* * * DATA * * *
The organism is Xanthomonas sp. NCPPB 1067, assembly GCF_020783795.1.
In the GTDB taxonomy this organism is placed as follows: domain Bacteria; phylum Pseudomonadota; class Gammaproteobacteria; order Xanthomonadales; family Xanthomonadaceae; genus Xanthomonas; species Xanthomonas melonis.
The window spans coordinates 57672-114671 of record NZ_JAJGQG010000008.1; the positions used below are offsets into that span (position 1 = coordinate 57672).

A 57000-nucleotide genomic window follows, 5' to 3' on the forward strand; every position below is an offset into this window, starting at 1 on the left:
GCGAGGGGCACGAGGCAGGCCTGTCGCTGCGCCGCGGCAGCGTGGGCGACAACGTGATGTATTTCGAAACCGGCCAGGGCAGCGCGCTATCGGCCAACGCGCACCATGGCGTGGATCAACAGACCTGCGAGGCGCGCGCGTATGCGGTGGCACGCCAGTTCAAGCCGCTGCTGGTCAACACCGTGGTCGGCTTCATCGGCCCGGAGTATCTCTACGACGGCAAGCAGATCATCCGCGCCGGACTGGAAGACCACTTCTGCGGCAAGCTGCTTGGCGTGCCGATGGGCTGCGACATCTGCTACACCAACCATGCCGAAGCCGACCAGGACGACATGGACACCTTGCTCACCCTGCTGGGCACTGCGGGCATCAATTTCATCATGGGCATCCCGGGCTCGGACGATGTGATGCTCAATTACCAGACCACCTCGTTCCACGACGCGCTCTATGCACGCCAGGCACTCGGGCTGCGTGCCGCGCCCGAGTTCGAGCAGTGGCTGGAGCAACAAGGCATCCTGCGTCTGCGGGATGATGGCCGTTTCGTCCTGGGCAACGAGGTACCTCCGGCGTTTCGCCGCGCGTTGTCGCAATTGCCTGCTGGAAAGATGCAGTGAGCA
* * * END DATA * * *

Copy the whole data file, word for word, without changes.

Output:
The organism is Xanthomonas sp. NCPPB 1067, assembly GCF_020783795.1.
In the GTDB taxonomy this organism is placed as follows: domain Bacteria; phylum Pseudomonadota; class Gammaproteobacteria; order Xanthomonadales; family Xanthomonadaceae; genus Xanthomonas; species Xanthomonas melonis.
The window spans coordinates 57672-114671 of record NZ_JAJGQG010000008.1; the positions used below are offsets into that span (position 1 = coordinate 57672).

A 57000-nucleotide genomic window follows, 5' to 3' on the forward strand; every position below is an offset into this window, starting at 1 on the left:
GCGAGGGGCACGAGGCAGGCCTGTCGCTGCGCCGCGGCAGCGTGGGCGACAACGTGATGTATTTCGAAACCGGCCAGGGCAGCGCGCTATCGGCCAACGCGCACCATGGCGTGGATCAACAGACCTGCGAGGCGCGCGCGTATGCGGTGGCACGCCAGTTCAAGCCGCTGCTGGTCAACACCGTGGTCGGCTTCATCGGCCCGGAGTATCTCTACGACGGCAAGCAGATCATCCGCGCCGGACTGGAAGACCACTTCTGCGGCAAGCTGCTTGGCGTGCCGATGGGCTGCGACATCTGCTACACCAACCATGCCGAAGCCGACCAGGACGACATGGACACCTTGCTCACCCTGCTGGGCACTGCGGGCATCAATTTCATCATGGGCATCCCGGGCTCGGACGATGTGATGCTCAATTACCAGACCACCTCGTTCCACGACGCGCTCTATGCACGCCAGGCACTCGGGCTGCGTGCCGCGCCCGAGTTCGAGCAGTGGCTGGAGCAACAAGGCATCCTGCGTCTGCGGGATGATGGCCGTTTCGTCCTGGGCAACGAGGTACCTCCGGCGTTTCGCCGCGCGTTGTCGCAATTGCCTGCTGGAAAGATGCAGTGAGCA